Warning: contains spoilers for the single player game.
By now many if not most of you will have played, completed, and made up your minds about Alien: Isolation. The conclusion that fans have reached, from what I can gather, is that though it’s often unnecessarily taxing and overlong, Creative Assembly’s effort is the first in over thirty years of Alien games to tap into the unbridled anxiety and horror of Ridley Scott’s movie. I can certainly agree.
Why so late with this article? It took some time for me to finish the game thanks to fatherhood, work, and studying for my masters degree. I was also trepiditious at first because I heard it featured sporadic save points and though I enjoy games that present that particular sort of challenge I wasn’t confident that I could give this one my time. If I was effectively taking everything in through nibbles rather than bites then I felt that I might not enjoy the game as the developers intended it to be enjoyed: in a hunched lumbago-inviting pose and entrenched in fear-stricken, absorbed patience. Luckily I was lazier than projected and studied very little and the game was more forgiving with its save points than I had anticipated.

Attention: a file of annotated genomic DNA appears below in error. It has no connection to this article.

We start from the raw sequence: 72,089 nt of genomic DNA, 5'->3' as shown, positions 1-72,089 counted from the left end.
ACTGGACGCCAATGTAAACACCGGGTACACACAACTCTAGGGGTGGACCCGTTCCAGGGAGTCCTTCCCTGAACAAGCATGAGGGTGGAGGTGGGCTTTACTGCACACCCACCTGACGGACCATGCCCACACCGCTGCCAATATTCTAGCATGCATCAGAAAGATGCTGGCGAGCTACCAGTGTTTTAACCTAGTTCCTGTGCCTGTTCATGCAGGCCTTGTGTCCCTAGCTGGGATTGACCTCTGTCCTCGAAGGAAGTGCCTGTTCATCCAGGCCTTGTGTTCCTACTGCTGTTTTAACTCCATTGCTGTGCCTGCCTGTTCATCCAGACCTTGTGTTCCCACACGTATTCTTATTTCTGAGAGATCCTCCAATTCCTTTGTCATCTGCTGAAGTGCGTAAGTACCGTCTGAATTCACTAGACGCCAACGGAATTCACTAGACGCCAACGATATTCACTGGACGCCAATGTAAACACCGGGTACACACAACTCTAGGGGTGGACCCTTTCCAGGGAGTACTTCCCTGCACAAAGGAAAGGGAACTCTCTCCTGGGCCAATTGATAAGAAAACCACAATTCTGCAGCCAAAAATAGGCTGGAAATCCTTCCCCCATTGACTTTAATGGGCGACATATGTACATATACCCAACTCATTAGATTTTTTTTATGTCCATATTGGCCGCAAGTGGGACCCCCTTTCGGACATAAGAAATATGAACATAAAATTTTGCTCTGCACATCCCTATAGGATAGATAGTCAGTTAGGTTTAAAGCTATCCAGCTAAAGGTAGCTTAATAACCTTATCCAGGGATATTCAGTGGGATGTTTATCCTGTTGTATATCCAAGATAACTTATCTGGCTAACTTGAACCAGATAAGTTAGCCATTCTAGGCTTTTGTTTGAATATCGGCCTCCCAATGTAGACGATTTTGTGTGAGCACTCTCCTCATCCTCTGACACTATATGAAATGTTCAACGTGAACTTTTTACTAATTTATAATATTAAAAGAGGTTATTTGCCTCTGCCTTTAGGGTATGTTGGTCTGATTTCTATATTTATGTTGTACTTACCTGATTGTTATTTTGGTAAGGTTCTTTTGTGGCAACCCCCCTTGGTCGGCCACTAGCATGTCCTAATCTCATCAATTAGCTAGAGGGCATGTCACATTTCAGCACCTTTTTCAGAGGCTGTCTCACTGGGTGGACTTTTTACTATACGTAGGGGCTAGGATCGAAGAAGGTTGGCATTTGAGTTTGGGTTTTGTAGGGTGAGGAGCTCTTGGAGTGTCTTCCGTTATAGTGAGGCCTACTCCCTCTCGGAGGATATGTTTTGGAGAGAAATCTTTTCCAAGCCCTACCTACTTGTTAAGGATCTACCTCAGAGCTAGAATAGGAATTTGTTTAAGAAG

But first, let’s get something out of the way…
Through no fault of its own, Isolation has been married by shotgun to Colonial Marines. Rarely can one be discussed without the other being invoked. I would imagine that Creative Assembly were first amused, and then irritated, by the ceaseless questions and references to Gearbox’s game. Isolation has obviously taken great inspiration from Alien in term of atmosphere and aesthetics, but C. A. never intended to recreate the film and its environments down to the last screw. Instead they used it as a launching pad to create their own environments, characters, and scenarios. They even hired William Hope, Aliens’ very own Lt. Gorman, to voice a central character aboard Sevastopol, and pretty much kept quiet about it. Not, as you might assume, for secrecy’s sake, but because they refrained from the masturbatory self-aggrandisement that Gearbox relished in. ‘Yes’, Creative Assembly might as well be saying, ‘William Hope is in this game, but no, it does not lend credibility or authenticity to the experience – the game shall do that for itself.’
That’s the last time I will refer to Colonial Marines in relation to Isolation, save for the odd apophasis that may cheekily slip in. Now–